Call signs in Argentina
Call signs in Argentina are unique identifiers for communication. Call signs are regulated internationally by the ITU as well as nationally by the Comisión Nacional de Comunicaciones of the Argentine government.
Assignments for telecommunications
|Call sign block|
While not directly related to call signs, the International Telecommunication Union (ITU) further has divided all countries assigned amateur radio prefixes into three regions; Argentina is located in ITU Region 2. Argentina is assigned ITU Zone 14, and CQ zone 13.
Internally Argentina divides its regions according to the first or first-two letter(s) of the suffix, as shown in this table:
|Call sign block|
|LU#A, B, C||Ciudad de Buenos Aires|
|Buenos Aires Province|
|LU#N||Santiago del Estero|
|LU#XP–XZ||Tierra del Fuego|
Assignments for amateur radio
Amateur radio or ham radio call signs are unique identifiers for the 37,000 licensed operators in Argentina. In most of the countries that have internal radio districts their Amateur radio call signs usually show where the operator is located by a number after the prefix (for example "VE3" for Ontario). Or else they have a second letter in the prefix (such as "GM" for Scotland). However as noted above Argentina uses a somewhat different system allowing location of operators by their suffixes.
The most common prefix used for amateur radio is the LU block, with the exception of the Provinces of Buenos Aires and Cordoba that have depleted all LU licenses where operators can choose the LW prefix.
Foreign amateurs can contact the Radio Club Argentino for permission to operate in the country. The permit could be delayed by 45 working days and certified/full tracking postage is advisable since there can be long delays in the Argentine Postal service.
History of call sign allocation
At the 1913 Berlin Conference the Argentine Republic was assigned the call sign block LIA–LRZ, but the block LSA–LWZ was not yet assigned. However amateur radio was not necessarily covered under this protocol.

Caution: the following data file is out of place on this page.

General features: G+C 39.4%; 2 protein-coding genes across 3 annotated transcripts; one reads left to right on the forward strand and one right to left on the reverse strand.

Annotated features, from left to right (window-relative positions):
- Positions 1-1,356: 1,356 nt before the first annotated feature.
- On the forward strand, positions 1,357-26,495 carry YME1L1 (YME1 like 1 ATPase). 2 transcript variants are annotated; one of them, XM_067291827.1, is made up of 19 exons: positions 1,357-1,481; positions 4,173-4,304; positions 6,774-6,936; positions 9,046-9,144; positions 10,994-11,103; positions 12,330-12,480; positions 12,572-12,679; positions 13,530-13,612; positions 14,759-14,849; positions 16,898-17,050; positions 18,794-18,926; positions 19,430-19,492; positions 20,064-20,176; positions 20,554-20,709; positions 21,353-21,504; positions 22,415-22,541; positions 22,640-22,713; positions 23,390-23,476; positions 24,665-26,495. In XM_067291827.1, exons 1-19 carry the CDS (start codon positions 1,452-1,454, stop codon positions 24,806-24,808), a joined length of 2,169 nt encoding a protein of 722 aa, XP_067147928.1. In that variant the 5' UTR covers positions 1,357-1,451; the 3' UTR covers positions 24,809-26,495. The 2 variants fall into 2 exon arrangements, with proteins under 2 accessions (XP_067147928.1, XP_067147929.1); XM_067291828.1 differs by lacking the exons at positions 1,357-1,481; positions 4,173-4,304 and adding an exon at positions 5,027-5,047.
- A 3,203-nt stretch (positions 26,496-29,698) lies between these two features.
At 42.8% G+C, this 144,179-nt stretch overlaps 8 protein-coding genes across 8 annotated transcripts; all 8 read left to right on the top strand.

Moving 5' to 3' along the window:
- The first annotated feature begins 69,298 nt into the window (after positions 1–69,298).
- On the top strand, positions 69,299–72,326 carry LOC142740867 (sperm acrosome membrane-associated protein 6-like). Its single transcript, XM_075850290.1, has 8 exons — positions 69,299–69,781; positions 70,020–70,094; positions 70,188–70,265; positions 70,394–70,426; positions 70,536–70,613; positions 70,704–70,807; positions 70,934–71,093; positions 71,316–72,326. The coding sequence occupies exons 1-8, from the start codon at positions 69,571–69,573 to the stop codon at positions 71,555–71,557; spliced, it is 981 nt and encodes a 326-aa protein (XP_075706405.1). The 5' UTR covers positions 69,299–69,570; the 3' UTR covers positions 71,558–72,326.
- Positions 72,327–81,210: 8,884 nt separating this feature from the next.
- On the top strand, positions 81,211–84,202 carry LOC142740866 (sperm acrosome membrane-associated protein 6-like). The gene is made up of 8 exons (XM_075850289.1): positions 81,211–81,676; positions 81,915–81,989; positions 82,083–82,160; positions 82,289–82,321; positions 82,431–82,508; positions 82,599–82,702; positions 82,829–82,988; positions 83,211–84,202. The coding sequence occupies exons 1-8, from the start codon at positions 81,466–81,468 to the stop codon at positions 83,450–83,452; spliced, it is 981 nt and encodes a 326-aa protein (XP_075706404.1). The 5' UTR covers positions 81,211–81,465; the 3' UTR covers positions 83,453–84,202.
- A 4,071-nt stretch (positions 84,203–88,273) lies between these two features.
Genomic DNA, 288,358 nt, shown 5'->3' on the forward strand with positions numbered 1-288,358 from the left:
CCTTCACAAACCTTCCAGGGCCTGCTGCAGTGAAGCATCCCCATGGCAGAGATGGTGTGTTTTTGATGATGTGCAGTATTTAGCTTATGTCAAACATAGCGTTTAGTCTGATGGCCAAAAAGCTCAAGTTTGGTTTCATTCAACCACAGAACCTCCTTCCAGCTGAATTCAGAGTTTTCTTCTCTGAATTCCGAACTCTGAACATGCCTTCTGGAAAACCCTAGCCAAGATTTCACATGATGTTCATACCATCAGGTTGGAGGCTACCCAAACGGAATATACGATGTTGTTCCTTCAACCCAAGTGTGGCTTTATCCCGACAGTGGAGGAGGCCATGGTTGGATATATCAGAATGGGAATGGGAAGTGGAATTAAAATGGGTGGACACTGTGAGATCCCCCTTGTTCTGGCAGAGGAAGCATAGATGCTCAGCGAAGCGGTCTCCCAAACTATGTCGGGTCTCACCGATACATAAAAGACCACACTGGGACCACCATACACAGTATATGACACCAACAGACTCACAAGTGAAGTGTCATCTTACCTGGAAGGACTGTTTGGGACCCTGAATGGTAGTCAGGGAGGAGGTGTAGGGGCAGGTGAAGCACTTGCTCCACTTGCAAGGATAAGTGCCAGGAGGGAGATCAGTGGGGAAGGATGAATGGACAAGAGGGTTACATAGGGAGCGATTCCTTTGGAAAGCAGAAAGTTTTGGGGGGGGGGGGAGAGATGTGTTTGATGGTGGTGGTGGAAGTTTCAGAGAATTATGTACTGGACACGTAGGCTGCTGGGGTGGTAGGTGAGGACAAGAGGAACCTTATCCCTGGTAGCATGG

In 1924, Argentina was assigned the single letter prefix 'R' as an informal convention to avoid confusion during trans-Atlantic radio tests.
The 1927 International Telecommunication Union Conference in Washington (D.C., USA) established further agreed upon call sign prefixes – Argentina was assigned the LOA–LVZ block and the blocks outside of these were revoked (Norway received LAA–LNZ). Once again, these blocks did not necessarily apply to amateur radio.
At the 1947 International Telecommunication Conference (Atlantic City), Argentina's 1927 block was extended to include LWA–LWZ and now included amateur radio. The block AYA–AZZ was also added.
In 1995 Argentina became a party to the International Amateur Radio Permit (IARP), which provides for the mutual recognition of amateur radio licenses issued to the citizens of the participating countries. Six other administrations are parties to the IARP: Brazil, Canada, Peru, the US, Uruguay, and Venezuela.
- Call signs
- Radio Club Argentino
- ITU prefix – amateur and experimental stations
- Amateur radio license
- Call signs in South America
- International Telecommunication Union country call sign assignments Archived 2011-07-06 at the Wayback Machine.
- AC6V's Amateur Radio prefixes
- Prefixes assigned to Argentina and licence conformation (Spanish)
- How to operate in Argentina
- Berlin and London Radiotelegraphic Conventions
- AC6V Ham history
- 1927 International Telecommunication Union Conference, Washington (D.C., USA)
- Connect World